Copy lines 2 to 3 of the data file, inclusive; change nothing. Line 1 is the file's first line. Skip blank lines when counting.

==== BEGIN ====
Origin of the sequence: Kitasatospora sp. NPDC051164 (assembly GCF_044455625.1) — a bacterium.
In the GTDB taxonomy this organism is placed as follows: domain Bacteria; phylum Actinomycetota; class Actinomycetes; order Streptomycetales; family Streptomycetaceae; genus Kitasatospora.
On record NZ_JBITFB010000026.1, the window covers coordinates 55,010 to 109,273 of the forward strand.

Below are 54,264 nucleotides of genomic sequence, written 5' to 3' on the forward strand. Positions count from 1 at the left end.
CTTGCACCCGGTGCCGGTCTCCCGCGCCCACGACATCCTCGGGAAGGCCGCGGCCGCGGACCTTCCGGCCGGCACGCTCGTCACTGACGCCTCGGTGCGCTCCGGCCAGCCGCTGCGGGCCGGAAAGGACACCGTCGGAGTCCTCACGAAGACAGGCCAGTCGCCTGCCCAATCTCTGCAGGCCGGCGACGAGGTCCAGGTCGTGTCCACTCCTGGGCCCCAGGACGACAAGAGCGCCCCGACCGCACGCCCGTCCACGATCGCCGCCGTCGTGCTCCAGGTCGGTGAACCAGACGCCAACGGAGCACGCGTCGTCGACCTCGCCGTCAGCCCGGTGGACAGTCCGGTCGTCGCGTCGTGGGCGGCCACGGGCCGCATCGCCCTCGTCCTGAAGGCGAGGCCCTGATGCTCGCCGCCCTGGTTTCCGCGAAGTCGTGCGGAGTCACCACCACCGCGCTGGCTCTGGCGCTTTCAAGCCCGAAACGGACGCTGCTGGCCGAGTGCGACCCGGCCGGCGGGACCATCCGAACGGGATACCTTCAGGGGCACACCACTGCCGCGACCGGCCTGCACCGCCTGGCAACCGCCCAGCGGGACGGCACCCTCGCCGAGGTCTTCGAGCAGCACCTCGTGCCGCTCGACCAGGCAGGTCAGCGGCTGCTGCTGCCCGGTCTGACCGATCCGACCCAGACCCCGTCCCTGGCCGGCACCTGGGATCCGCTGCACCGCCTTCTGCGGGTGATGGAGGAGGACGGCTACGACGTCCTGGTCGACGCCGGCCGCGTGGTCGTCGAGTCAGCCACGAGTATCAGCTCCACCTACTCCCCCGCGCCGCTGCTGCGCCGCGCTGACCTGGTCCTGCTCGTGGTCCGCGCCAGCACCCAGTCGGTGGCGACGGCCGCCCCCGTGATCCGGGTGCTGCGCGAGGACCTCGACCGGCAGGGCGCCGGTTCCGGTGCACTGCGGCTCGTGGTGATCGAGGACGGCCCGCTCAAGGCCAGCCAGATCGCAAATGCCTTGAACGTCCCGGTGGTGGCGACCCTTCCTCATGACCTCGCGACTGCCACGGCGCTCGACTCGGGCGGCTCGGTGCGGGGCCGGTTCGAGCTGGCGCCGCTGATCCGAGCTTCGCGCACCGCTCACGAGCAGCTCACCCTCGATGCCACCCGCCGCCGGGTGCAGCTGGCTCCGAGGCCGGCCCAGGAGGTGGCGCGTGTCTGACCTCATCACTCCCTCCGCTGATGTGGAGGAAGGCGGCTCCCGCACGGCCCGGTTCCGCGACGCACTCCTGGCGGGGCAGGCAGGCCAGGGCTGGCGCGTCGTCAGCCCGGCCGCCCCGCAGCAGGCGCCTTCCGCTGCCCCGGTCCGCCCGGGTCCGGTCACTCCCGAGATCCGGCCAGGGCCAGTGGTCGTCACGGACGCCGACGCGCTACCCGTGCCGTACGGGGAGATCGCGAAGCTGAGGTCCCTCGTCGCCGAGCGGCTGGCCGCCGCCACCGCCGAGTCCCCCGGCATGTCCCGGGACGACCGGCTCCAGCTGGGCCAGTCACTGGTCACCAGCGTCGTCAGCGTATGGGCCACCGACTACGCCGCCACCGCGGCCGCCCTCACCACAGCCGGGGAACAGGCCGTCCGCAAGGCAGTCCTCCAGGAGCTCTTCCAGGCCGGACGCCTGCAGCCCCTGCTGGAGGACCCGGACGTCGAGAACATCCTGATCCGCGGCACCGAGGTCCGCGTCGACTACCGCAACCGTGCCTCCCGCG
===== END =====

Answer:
In the GTDB taxonomy this organism is placed as follows: domain Bacteria; phylum Actinomycetota; class Actinomycetes; order Streptomycetales; family Streptomycetaceae; genus Kitasatospora.
On record NZ_JBITFB010000026.1, the window covers coordinates 55,010 to 109,273 of the forward strand.